Thunderstorms: round two later today
Last night, severe thunderstorms swept up across south east England and East Anglia from northern France, giving frequent lightning and intense downpours of rain.
The heavy rain caused numerous flooding problems on the road and rail networks, with lots of delays and cancellations causing commuter chaos.
And, with another round of thunderstorms expected later today in similar areas, there is a risk of further disruption for the evening commute.
What caused the thunderstorms?
Through yesterday, very moist, humid air drifted across southern and eastern parts of England from France, juicing the air with lots of potential energy.
This energy was then released by something called an upper trough high up in the atmosphere, which caused the air to become unstable and form thunderstorms.
Lightning in slow motion from the London/Surrey border… pic.twitter.com/ooimO6thCI
— Liam Dutton (@liamdutton) June 22, 2016
What was particularly impressive about last night’s outbreak was that the thunderstorms were widespread and long-lasting, meaning that many places experienced them.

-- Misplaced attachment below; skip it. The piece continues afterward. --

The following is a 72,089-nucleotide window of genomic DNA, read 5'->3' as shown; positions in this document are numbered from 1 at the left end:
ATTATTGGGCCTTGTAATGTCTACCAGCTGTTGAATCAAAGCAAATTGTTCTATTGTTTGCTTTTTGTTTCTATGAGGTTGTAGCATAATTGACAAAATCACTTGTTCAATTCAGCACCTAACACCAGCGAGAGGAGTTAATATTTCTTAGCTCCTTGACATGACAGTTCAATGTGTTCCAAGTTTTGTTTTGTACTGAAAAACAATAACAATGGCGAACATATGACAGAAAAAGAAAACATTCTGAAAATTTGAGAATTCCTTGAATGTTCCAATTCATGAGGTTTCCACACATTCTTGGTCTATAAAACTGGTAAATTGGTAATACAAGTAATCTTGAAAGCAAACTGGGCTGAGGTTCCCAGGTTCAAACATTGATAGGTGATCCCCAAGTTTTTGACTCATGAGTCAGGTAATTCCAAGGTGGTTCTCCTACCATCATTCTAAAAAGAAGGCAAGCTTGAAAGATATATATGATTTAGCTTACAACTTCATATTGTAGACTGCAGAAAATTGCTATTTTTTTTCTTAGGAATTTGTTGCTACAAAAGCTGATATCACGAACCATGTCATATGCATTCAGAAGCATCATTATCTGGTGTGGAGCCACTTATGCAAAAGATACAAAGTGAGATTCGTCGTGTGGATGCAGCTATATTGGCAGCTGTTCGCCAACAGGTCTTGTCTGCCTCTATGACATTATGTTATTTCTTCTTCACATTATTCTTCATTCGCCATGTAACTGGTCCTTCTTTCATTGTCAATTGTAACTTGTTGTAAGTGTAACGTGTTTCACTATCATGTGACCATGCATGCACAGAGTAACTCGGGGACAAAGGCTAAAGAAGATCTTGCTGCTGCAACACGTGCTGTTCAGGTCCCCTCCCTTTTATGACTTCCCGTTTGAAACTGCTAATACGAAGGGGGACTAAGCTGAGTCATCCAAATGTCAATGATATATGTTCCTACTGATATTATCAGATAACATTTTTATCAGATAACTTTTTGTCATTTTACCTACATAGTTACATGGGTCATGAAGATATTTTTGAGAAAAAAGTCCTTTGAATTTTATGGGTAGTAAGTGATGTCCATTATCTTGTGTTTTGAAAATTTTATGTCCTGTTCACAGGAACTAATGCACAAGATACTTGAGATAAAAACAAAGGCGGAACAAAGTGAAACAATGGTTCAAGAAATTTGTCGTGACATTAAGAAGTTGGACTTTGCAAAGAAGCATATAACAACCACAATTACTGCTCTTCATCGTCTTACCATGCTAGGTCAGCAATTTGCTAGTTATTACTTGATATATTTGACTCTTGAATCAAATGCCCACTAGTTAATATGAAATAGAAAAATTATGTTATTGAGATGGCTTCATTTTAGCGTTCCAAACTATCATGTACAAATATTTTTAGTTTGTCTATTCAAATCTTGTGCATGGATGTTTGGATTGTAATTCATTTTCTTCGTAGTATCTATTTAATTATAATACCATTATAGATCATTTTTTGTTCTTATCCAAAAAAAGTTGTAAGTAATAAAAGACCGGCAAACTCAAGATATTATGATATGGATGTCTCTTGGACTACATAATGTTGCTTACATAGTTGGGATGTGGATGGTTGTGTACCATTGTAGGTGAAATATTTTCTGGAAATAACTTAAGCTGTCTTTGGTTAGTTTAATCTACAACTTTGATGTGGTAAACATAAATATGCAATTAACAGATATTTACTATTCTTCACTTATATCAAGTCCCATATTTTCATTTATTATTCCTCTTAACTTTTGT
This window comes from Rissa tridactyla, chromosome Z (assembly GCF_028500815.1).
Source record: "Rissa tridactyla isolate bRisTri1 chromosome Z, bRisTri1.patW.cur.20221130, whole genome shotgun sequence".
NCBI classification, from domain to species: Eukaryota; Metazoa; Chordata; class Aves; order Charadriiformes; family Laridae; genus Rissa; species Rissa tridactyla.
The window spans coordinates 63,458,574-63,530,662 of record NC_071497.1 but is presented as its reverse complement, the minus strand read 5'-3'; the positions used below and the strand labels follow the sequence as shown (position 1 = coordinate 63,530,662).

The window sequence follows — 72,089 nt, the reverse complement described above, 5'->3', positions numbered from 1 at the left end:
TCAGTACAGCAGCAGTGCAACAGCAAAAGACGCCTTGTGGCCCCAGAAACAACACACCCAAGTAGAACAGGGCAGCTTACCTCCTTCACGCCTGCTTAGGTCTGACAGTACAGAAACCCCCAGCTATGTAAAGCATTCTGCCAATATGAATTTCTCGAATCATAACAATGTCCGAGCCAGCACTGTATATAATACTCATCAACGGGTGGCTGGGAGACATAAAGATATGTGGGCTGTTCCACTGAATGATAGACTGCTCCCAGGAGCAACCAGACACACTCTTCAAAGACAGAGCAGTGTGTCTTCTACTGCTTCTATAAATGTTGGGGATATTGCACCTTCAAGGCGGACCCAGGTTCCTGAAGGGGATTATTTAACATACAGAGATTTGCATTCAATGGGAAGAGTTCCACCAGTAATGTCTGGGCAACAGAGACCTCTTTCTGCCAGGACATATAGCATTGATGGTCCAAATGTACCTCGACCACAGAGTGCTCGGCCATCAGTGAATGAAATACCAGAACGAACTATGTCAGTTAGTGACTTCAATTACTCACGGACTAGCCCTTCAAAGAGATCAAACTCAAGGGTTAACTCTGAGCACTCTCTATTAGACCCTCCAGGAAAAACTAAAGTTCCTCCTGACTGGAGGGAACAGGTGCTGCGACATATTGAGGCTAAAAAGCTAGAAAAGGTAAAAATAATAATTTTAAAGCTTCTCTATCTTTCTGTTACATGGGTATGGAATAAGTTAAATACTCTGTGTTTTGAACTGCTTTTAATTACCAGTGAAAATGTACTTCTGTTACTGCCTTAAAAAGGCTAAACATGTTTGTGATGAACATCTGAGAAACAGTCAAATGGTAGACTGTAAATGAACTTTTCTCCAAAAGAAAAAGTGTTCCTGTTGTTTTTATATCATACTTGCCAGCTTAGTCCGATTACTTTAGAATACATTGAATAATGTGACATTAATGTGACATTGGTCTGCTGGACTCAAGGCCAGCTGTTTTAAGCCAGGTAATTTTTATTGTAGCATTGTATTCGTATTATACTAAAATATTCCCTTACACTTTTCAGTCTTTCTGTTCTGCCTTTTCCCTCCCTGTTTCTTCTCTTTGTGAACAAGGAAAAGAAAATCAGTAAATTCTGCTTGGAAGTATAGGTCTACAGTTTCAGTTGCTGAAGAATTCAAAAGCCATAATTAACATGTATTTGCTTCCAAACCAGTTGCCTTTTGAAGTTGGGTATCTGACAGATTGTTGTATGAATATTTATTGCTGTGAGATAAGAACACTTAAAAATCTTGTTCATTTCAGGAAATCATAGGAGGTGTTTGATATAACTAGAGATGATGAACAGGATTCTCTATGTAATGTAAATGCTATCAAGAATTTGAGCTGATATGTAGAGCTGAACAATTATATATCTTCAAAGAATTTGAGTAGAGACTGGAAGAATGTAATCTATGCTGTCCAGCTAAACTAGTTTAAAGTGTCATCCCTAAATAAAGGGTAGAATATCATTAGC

Here in the UK, thunderstorms are often hit and miss, with some places being hit and other places nearby missing them altogether.
Thousands of lightning strikes
Information from the lightningmaps.org website shows that across the UK, northern France and the Low Countries, there were around 160,000 lightning strikes between 6pm last night and midday today.
The map below shows each lightning strike plotted as a cross and you can clearly see the general south west to north east movement that the storms took.
In the UK, the storms were concentrated through Hampshire, Sussex, Kent, Essex, London and Suffolk, with a few reaching a little further north than this.
More thunderstorms later today
After a respite during this morning and early afternoon, further thunderstorms are expected towards Thursday evening and overnight into Friday.
The Met Office has issued a yellow “be aware” warning for East Anglia and south east England, as well as an amber “be prepared” warning for London.
London’s dense urban infrastructure, with lots of people and man-made surfaces, makes it more prone to flooding and disruption than the surrounding areas, which is why a higher level of warning has been issued.
Further heavy rain and frequent lightning could potentially cause more disruption, although pinpointing precisely which places will be worst hit is difficult when forecasting thunderstorms.
In the coming days, the risk of showers and thunderstorms transfers to northern and western parts of the UK, although they are unlikely to be as severe as what was experience last night.